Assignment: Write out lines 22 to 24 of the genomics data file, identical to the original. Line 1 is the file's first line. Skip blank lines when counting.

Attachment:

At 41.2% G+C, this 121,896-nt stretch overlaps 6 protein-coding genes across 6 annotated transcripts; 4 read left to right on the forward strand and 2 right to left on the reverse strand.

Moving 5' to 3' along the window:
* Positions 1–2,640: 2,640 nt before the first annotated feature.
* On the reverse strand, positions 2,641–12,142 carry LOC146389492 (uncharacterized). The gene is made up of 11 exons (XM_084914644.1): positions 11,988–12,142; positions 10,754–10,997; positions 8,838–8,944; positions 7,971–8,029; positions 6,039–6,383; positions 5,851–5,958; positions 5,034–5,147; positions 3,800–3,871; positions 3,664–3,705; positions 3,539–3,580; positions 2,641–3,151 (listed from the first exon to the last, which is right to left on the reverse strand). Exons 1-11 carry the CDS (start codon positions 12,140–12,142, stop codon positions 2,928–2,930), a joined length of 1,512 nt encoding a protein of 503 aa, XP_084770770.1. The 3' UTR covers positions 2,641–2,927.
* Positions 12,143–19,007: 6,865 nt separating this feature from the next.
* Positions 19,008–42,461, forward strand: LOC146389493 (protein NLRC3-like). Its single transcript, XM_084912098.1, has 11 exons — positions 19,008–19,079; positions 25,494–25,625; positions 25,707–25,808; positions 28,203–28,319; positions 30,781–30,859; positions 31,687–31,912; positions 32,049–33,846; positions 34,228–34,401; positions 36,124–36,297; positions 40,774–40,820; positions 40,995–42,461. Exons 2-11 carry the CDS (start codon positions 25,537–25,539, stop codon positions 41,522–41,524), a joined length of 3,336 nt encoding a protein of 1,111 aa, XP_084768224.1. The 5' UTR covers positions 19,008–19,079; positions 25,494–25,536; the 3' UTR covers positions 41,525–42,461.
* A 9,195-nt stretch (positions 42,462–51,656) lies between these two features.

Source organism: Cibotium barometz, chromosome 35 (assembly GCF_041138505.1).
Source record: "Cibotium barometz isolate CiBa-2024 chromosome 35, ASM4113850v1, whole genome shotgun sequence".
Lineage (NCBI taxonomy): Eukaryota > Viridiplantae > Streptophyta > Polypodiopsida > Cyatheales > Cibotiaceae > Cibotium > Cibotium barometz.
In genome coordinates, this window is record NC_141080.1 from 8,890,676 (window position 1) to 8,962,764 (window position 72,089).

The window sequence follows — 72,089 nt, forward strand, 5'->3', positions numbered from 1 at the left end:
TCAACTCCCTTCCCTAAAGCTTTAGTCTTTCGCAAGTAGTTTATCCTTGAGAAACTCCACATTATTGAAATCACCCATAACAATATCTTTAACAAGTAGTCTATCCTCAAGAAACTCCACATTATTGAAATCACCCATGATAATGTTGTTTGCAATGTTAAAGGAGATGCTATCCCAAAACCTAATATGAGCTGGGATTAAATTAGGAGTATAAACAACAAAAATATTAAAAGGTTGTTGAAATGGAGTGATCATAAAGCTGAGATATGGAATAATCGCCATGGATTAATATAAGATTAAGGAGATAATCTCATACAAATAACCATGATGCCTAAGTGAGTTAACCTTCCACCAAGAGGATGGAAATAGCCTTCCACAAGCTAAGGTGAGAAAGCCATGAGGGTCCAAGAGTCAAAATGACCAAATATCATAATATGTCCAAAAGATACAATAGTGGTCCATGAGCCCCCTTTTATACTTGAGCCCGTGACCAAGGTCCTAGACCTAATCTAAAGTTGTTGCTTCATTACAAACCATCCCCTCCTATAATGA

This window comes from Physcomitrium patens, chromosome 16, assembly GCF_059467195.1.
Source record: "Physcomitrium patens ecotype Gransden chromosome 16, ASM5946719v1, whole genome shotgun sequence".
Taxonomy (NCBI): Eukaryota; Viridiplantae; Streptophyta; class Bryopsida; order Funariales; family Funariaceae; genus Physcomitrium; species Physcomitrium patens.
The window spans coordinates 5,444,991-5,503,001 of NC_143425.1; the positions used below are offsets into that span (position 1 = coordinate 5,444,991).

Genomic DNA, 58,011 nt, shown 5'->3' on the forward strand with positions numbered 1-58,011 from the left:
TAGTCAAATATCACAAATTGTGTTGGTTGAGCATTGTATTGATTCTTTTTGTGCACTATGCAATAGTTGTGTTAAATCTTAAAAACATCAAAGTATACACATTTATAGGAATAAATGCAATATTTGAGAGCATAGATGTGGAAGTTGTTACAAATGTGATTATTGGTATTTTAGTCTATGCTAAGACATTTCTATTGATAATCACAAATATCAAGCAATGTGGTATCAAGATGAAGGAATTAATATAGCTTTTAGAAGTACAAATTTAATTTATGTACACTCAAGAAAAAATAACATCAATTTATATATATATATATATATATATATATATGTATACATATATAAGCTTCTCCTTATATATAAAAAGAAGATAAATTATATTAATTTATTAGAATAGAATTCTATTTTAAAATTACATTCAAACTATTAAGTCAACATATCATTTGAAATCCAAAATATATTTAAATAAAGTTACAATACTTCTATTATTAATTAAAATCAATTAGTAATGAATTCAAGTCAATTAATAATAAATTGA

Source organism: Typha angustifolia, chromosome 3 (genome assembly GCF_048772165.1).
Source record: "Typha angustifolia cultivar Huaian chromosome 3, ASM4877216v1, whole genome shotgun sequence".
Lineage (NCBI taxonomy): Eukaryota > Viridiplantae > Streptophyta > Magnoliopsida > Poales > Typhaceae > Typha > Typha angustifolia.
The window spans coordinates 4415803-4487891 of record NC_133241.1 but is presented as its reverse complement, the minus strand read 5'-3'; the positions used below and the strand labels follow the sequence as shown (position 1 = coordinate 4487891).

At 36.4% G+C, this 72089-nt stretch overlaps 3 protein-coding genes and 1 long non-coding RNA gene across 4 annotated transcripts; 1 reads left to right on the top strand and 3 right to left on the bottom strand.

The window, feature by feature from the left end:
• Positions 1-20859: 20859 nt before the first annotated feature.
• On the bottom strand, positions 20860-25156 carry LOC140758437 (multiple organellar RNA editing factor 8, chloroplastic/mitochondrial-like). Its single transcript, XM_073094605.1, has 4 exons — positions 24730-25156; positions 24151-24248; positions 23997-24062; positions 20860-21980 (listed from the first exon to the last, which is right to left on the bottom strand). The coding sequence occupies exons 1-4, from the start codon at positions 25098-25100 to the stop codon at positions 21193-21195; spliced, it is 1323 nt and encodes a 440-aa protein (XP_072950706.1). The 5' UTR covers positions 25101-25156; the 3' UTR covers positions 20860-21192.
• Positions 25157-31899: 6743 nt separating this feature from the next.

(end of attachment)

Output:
Lineage (NCBI taxonomy): Eukaryota > Viridiplantae > Streptophyta > Magnoliopsida > Poales > Typhaceae > Typha > Typha angustifolia.
The window spans coordinates 4415803-4487891 of record NC_133241.1 but is presented as its reverse complement, the minus strand read 5'-3'; the positions used below and the strand labels follow the sequence as shown (position 1 = coordinate 4487891).

At 36.4% G+C, this 72089-nt stretch overlaps 3 protein-coding genes and 1 long non-coding RNA gene across 4 annotated transcripts; 1 reads left to right on the top strand and 3 right to left on the bottom strand.